On March 28, 2022, the United States Department of Defense published its budget proposal for the financial year of 2023. The proposal includes a detailed list of programs the department intends to fund and reveals some significant changes to previous years.
The total budget proposal comes in at $773 billion, a $31 billion increase from 2022. $56.5 billion of the 2023 budget is expected to be spent on air power, significantly more than on sea and land power and second only to research and development.
“We are requesting more than $130.1 billion for research and development in this budget – an all-time high – because we understand the need to sharpen our readiness in advanced technology, cyber, space and artificial intelligence,” US Secretary of Defense Lloyd J. Austin is quoted as saying in the DoD press release.
Among the most significant funding changes is the cut to the procurement of the Lockheed Martin F-35 Lightning II, the fifth-generation fighter used by both the US Air Force and Navy. Only 61 F-35s are going to be purchased in 2023, a reduction from 85 in 2022. Lockheed Martin expects to ramp up the deliveries of the aircraft to nearly 200 per year in 2022 and the years that follow, meaning that nearly three quarters will be delivered to foreign buyers.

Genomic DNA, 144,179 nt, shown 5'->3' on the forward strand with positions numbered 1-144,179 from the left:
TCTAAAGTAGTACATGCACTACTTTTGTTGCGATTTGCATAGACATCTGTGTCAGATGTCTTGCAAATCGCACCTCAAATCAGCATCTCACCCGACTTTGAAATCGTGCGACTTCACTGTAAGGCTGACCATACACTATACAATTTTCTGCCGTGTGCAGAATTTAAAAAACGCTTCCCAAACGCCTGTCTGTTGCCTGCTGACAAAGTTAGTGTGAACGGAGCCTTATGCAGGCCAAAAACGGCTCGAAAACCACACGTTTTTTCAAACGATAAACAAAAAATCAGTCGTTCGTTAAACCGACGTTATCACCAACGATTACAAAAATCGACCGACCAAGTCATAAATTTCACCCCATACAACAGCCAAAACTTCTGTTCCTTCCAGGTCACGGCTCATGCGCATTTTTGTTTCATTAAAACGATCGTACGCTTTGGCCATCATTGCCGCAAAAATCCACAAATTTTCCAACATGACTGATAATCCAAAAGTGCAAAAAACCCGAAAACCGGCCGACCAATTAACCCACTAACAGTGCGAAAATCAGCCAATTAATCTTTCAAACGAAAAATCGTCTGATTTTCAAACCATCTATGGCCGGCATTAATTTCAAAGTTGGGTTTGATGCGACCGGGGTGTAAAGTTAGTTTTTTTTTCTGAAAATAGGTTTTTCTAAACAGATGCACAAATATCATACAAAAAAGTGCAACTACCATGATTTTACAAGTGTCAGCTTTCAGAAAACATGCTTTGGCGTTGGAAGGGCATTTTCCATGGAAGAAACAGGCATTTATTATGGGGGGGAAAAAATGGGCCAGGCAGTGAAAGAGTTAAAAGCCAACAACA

The USAF also plans to retire 33 Lockheed Martin F-22 Raptor fifth-generation fighter jets, significantly reducing the size of its already modest fleet of Raptors. However, it wants to spend more than $762 million on unspecified modifications to the aircraft, a significant increase from $10 million in 2022.
In addition, the USAF plans to purchase 24 Boeing F-15EX Eagle IIs, the latest and heavily upgraded version of the venerable F-15, which was introduced in 2021.
The Air Force also wants to steadily increase funding to the Next Generation Air Dominance (NGAD), a program to develop a sixth-generation fighter jet. In 2022 it received $1.5 billion for this purpose, while in 2023 $1.66 billion is expected.
Another of USAF’s cutting-edge programs, the B-21 Raider strategic bomber, is expected to receive almost $1.7 billion for advanced procurement, although it is not known how many B-21s the USAF expects to receive in the coming years.